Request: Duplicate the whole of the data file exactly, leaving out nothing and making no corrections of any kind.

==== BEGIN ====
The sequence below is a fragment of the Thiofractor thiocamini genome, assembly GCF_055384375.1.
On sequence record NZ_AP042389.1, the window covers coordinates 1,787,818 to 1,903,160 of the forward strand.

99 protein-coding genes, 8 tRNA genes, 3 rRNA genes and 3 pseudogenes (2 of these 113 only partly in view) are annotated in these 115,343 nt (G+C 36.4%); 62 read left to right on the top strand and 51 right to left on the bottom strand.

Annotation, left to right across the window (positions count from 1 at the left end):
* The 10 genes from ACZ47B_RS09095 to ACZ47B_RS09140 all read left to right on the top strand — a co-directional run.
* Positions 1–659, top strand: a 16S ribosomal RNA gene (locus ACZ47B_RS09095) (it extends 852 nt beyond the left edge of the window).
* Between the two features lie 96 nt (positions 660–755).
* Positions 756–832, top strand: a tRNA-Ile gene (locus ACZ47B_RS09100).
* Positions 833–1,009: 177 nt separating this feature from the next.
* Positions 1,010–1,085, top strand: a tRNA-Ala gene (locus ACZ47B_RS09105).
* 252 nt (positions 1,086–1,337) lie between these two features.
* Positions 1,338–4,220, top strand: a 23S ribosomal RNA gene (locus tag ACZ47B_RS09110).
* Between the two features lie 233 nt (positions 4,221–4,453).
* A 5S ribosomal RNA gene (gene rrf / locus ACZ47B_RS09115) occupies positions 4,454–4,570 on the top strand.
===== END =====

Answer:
The sequence below is a fragment of the Thiofractor thiocamini genome, assembly GCF_055384375.1.
On sequence record NZ_AP042389.1, the window covers coordinates 1,787,818 to 1,903,160 of the forward strand.

99 protein-coding genes, 8 tRNA genes, 3 rRNA genes and 3 pseudogenes (2 of these 113 only partly in view) are annotated in these 115,343 nt (G+C 36.4%); 62 read left to right on the top strand and 51 right to left on the bottom strand.

Annotation, left to right across the window (positions count from 1 at the left end):
* The 10 genes from ACZ47B_RS09095 to ACZ47B_RS09140 all read left to right on the top strand — a co-directional run.
* Positions 1–659, top strand: a 16S ribosomal RNA gene (locus ACZ47B_RS09095) (it extends 852 nt beyond the left edge of the window).
* Between the two features lie 96 nt (positions 660–755).
* Positions 756–832, top strand: a tRNA-Ile gene (locus ACZ47B_RS09100).
* Positions 833–1,009: 177 nt separating this feature from the next.
* Positions 1,010–1,085, top strand: a tRNA-Ala gene (locus ACZ47B_RS09105).
* 252 nt (positions 1,086–1,337) lie between these two features.
* Positions 1,338–4,220, top strand: a 23S ribosomal RNA gene (locus tag ACZ47B_RS09110).
* Between the two features lie 233 nt (positions 4,221–4,453).
* A 5S ribosomal RNA gene (gene rrf / locus ACZ47B_RS09115) occupies positions 4,454–4,570 on the top strand.